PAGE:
Mid-Year Music Roundup: 5 Records You Need to Hear Right Now
It’s pretty hard to believe that 2014 is more than halfway over. There have been countless releases ranging from big pop stars (Jennifer Lopez, Mariah Carey, Lana Del Rey) and LPs by artists who aren’t dominating the Billboard Top 200. Below are five records released in the first six months of the year that you need to listen to immediately.
Various Artists - PC Music
OK, this isn’t an official release, but the new and upcoming U.K. record label PC Music’s SoundCloud page has had a consistent output of tracks since last year. The label has really stepped up its game in 2014, however. The stream of free futuristic pop explores sounds, textures and tolerance levels by capitalizing on classic pop tropes but dips them in chrome and processes them through Windows ’95. The result is songs that sound like a cross between a Taio Cruz single and the "Rugrats" theme song.
The artists on the label sound nostalgic but from a world that doesn’t exist. PC Music, apparently headed by A.G. Cook, may be home to a bevy of mysterious musicians, but its most famous / popular is Hannah Diamond. Her 2013 single "Pink and Blue" has over 130,000 plays and her latest solo single, the glitchy and clever "Attachment," isn’t far behind with more than 120,000 plays. The newest track, A.G. Cook’s "Beautiful," a house-meets-bubblegum-pop that operates as a club smasher and outsider art, is definitely one of the best songs of the year.
St. Vincent - "St. Vincent"
Annie Clark, aka St. Vincent, released her most confident and strongest album in February. The self-titled work, which comes just months after Beyonce’s similarly confident and commanding "Beyonce," screams: "I’m in charge." From the stern album cover alone, Clark sits on a thrown, looking directly at you and you know "St. Vincent" is serious business.
Throughout the record, Clark destroys your preconceived notions women’s about ability to rock; she melts face on almost every cut with her mind-blowing guitar skills, like on the David Bryne-inspired "Digital Witness." This funkafied, brass-driven single echoes the themes found on most of "St. Vincent." Clark details our unhealthy relationship with technology and our inability to not over-share. The boldness of tracks like the gritty but Clark’s catchiest song to date, "Birth in Reverse," the smooth "Prince Johnny" and the psychedelic "Huey Newton," create a cohesive album that ends up being one of the best releases this year.
How to Dress Well - "What is This Heart?"
Tom Krell, who performs under How to Dress Well, has always been a sad guy. Since releasing his debut 2010 LP "Love Remains," Krell has been singing about death of close family members, mental illness and love loss over lo-fi R&B beats with his shocking velvety smooth voice, covered in reverb and buried in the mix. But he’s grown more confident over the years, like on his sophomore effort "Total Loss," where he moved away from his lo-fi roots and felt more secure singing in the spot light.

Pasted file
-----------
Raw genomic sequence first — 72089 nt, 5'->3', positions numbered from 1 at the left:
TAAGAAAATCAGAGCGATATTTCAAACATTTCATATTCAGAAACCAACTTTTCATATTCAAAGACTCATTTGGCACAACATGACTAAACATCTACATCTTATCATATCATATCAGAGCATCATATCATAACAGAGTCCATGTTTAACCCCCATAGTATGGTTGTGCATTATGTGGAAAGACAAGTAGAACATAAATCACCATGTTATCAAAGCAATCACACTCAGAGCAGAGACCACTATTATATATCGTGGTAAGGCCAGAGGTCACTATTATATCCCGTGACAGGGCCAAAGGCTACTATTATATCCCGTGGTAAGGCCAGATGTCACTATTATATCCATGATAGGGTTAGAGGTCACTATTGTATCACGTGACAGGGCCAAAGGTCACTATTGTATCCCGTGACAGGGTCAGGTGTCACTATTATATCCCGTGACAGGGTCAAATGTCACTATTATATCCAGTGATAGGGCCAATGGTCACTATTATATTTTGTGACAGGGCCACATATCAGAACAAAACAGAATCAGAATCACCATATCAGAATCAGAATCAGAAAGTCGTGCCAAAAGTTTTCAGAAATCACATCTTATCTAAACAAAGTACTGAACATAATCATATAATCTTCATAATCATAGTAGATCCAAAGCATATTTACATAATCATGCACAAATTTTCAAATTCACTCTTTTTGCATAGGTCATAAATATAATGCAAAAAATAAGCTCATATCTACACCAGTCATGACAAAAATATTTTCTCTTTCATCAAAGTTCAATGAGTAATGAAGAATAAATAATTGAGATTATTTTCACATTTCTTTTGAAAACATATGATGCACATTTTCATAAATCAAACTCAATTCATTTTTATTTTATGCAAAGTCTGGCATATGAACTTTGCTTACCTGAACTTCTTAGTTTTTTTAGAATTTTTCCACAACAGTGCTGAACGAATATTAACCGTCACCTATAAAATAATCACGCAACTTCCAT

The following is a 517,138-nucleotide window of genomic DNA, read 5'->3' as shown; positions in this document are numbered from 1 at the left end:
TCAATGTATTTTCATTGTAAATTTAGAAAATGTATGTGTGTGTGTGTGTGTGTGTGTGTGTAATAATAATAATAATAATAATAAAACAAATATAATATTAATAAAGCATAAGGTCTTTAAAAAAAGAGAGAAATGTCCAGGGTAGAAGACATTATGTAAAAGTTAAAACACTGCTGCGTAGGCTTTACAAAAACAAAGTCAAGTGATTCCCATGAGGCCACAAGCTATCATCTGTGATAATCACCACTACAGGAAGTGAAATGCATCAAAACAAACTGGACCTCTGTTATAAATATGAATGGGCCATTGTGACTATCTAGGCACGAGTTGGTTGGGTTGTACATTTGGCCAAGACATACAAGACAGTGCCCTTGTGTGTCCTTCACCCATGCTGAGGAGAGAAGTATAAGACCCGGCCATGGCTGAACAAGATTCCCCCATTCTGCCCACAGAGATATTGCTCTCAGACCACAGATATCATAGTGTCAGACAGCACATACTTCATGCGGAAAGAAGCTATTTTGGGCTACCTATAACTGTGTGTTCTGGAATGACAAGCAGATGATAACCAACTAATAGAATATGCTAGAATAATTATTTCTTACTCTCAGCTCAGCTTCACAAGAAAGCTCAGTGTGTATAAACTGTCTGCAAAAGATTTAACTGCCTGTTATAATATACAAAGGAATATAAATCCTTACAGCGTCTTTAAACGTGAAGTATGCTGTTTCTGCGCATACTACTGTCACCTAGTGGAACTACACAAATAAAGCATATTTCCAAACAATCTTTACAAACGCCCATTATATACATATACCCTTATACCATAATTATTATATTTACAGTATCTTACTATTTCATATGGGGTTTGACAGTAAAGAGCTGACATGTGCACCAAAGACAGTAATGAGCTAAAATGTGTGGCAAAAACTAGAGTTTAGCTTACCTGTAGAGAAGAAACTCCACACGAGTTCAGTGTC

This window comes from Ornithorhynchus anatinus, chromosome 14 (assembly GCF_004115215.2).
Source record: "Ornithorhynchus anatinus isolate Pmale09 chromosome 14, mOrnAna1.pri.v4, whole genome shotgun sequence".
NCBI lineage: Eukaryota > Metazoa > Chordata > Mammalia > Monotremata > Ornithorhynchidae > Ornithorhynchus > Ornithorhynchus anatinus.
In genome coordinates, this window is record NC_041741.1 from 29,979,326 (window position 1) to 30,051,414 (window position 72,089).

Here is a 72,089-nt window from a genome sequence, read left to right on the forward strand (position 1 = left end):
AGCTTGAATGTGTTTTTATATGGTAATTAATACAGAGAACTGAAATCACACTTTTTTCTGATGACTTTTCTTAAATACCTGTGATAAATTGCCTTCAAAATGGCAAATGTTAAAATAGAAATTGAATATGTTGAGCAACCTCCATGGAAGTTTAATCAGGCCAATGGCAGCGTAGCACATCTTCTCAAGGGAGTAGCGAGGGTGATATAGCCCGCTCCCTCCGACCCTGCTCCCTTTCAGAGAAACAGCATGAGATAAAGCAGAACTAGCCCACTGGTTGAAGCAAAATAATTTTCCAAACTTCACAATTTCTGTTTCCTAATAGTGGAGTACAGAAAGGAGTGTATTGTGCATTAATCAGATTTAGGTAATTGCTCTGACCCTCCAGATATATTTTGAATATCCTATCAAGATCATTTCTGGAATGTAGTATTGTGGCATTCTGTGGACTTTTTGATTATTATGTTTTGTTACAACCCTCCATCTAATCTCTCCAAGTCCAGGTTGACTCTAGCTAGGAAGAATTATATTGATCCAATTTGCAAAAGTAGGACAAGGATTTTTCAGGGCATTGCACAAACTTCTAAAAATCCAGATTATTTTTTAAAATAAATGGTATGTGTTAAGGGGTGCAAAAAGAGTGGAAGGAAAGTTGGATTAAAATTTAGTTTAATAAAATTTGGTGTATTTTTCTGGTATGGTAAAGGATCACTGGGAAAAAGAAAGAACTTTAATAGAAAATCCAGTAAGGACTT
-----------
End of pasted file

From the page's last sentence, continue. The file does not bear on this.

Things come full circle on his latest album, "What is This Heart?" where Krell shows that he’s at his most confident and not afraid to create touching and devastating music by using accessible pop structures and putting his voice front and center. Single "Repeat Pleasure" is one of his catchiest songs to date and features R&B pluses with flickers of guitar. "Words I Don’t Remember" is soaked in sadness and clouded in a cloak of synths while Krell sings: "Yeah, who knows if I love you baby / But you’re the only one thing on my mind / If you could let your angels out, I’d rescue one at a time." It’s this kind of songwriting, matched with Krell’s best production to date that makes "What is This Heart?" his best effort.
Lykke Li - "I Never Learn"
The third album by Swedish singer Lykke Li is a downer. "I Never Learn" completes a trilogy series started by Li with her 2008 debut "Youth Novels." Between these albums, and the sophomore LP "Wounded Rhymes," Li sings about the trials and tribulations of her love life, but her latest effort is her most somber but also her best to date.
While her other two albums had strong singles but spotty deep cuts, "I Never Learn" finds its strength in being a cohesive album detailing the biggest breakup of her 28-year-old life. The emotional richness pours out the nine tracks, like on the haunting single "No Rest for the Wicked," where Li’s crackling voice moves through echoing drums and a piano riff that sounds like Daniel Johnston’s "Some Things Last a Long Time." On the title track an acoustic guitar carries Li’s layered power vocals and on the epic "Gunshot" Li really goes for it.
It’s hard to make an album of all power ballads but Li makes it look easy. Each track on "I Never Learn" offers something fresh and exciting; never playing into gimmicks or giving into current trends to appeal to listeners.
Swans - "To Be Kind"
How do you follow up a two-hour experimental album that is hailed one of the best albums of your 20-year-plus music career? You put out an equally awesome two-hour record that is also hailed as one of the best records of your two-decade career. Michael Gira, the leader of the post-rock band Swans, released "To Be Kind" in May to follow up "The Seer" (2012). The 60-year-old Gira sings and rocks with every bit of intensity of someone 40-years younger.
The seven-minute single "A Little God in My Hands" thumps along with gritty guitars and is one of the most accessible tracks in Swans’ impressively extensive discography. Other cuts, namely the 34-minute "Bring The Sun / Toussaint L’Ouverture" defines the word "epic" with its sprawling soundscape created by Gira’s guitar work. "To Be Kind" may be a lot to take in, but it’s a record worth spending time with and peeling back its complex layers over multiple listens.